Sunday, June 29, 2008

Road Runners, Swamp LARPing & Hannah Barbarians: Influences

James Raggi, he of the lamentably long blog title, has challenged his readers to list their gaming influences. I'm late to the podium and all the good answers are already taken, so here are some of my own haphazard influences.

As with many others Howard, Lewis, Lovecraft and Vance are definitely influences, especially the latter two. I cut my teeth on Conan and the Pevensies, and reread The Dream Quest of Unknown Kadath, The Dying Earth and the Cugel tales every couple years. I could also write about latter-day Lovecraftian Thomas Ligotti, or Julian May's Saga of Pliocene Exile, or Bradbury's October Country, or Zelazny's Chronicles of Amber. Perhaps I should say a word or two about Gygax's Dungeonland modules, EX1 and EX2, two of my long-time favorites.

But in truth many of my influences are quite a bit less high-falutin'. I've described my ideal D&D setting as a hybrid of Thundarr and Barbarella, and my current passion for Encounter Critical and Mutant Future brings that sort of pop culture bricolage surging to the fore. Rather than discuss five influences separately I'm just going to ramble about a bunch of things in the context of the TV and books I loved as a lad.

Swords & Saturdays / Hannah Barbarians
The earliest role-playing I can remember doing is racing around the house on Saturday mornings, hopped up on Cocoa Puffs, running at top speed from the back den to the living room at the front of the house only to stop on a dime, say "Beep beep!" and tear off again. Such is the foundation of my sophisticated gaming tastes.

HerculoidsThroughout my childhood I spent many a Saturday watching TV off and on all day long, and even now I'm inspired not just by the heroic adventure and strange monsters of the Herculoids, Jonny Quest, the Dungeons & Dragons cartoon and Thundarr, but also by the slapstick and surrealism of Pee Wee's Playhouse and Looney Toons. The day I figure out how to make the Freleng Door Gag work in a dungeon I'll be a very happy monkey.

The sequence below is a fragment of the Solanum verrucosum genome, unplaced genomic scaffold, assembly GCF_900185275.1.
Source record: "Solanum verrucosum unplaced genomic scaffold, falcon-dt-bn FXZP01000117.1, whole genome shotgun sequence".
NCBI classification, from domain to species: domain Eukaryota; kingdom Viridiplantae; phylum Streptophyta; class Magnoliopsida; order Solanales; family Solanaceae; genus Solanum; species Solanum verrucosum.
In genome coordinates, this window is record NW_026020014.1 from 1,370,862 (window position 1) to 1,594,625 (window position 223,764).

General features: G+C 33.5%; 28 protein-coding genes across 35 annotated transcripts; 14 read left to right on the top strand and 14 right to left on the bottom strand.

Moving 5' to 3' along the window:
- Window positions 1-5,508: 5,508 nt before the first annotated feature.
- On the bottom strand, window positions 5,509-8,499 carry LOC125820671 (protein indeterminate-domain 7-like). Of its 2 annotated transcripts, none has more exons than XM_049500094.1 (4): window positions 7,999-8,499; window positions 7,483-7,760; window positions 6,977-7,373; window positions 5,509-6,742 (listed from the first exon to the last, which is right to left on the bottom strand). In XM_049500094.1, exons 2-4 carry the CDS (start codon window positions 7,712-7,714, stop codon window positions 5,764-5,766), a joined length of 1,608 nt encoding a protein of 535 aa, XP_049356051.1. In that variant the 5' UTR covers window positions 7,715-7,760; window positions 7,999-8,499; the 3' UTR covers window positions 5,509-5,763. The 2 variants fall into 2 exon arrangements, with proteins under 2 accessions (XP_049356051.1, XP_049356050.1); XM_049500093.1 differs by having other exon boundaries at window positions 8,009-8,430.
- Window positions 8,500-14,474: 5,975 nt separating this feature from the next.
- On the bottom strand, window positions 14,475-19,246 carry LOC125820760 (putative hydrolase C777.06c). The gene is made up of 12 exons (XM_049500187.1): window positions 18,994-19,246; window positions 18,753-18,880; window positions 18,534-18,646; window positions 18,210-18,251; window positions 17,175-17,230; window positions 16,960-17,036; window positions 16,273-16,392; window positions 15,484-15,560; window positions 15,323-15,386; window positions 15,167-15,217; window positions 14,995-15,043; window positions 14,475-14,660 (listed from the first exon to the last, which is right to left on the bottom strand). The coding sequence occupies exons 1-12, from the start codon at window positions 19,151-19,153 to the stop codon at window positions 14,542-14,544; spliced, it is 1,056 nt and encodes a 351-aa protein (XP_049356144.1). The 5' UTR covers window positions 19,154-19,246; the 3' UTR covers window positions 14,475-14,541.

If I could get away with it, many an afternoon would find me back in the den after lunch. The local stations had chopsocky movies, the Creature Feature on WXON-20 (which rocked the freak-out bit from Zepp's "Whole Lotta Love" during its bumper!) or the Chiller Thriller on WKBD-50. I soaked in everything from dubbed Shaw Brothers flicks to Hammer Films to Godzilla and a parade of other kaiju.

Dad's garage/The Salvation Army
Lest you think I spent all my free time sprawled in front of the idiot box or caroming off the walls, I should say that I've always been an avid reader as well*. Since so many of the pulp and fantasy legends who influence me have already been written about, let's talk about dime novels, trashy paperbacks, and hand-me-down books by hack writers.

I remember looking at the marvelous reading lists in Gygax's DMG and in Moldvay Basic, but I can't pretend they directed my reading much. In fact many of the books of my youth were fantasy, horror and sci-fi paperbacks I came by more or less randomly-- browsing yellowing books filed two deep on the shelves above my dad's tool cabinet in the garage, or the used books at the Salvation Army thrift shop or the paperback SF section at the library. I can't even tell you the authors or titles of most of these books. Probably just as well forgotten.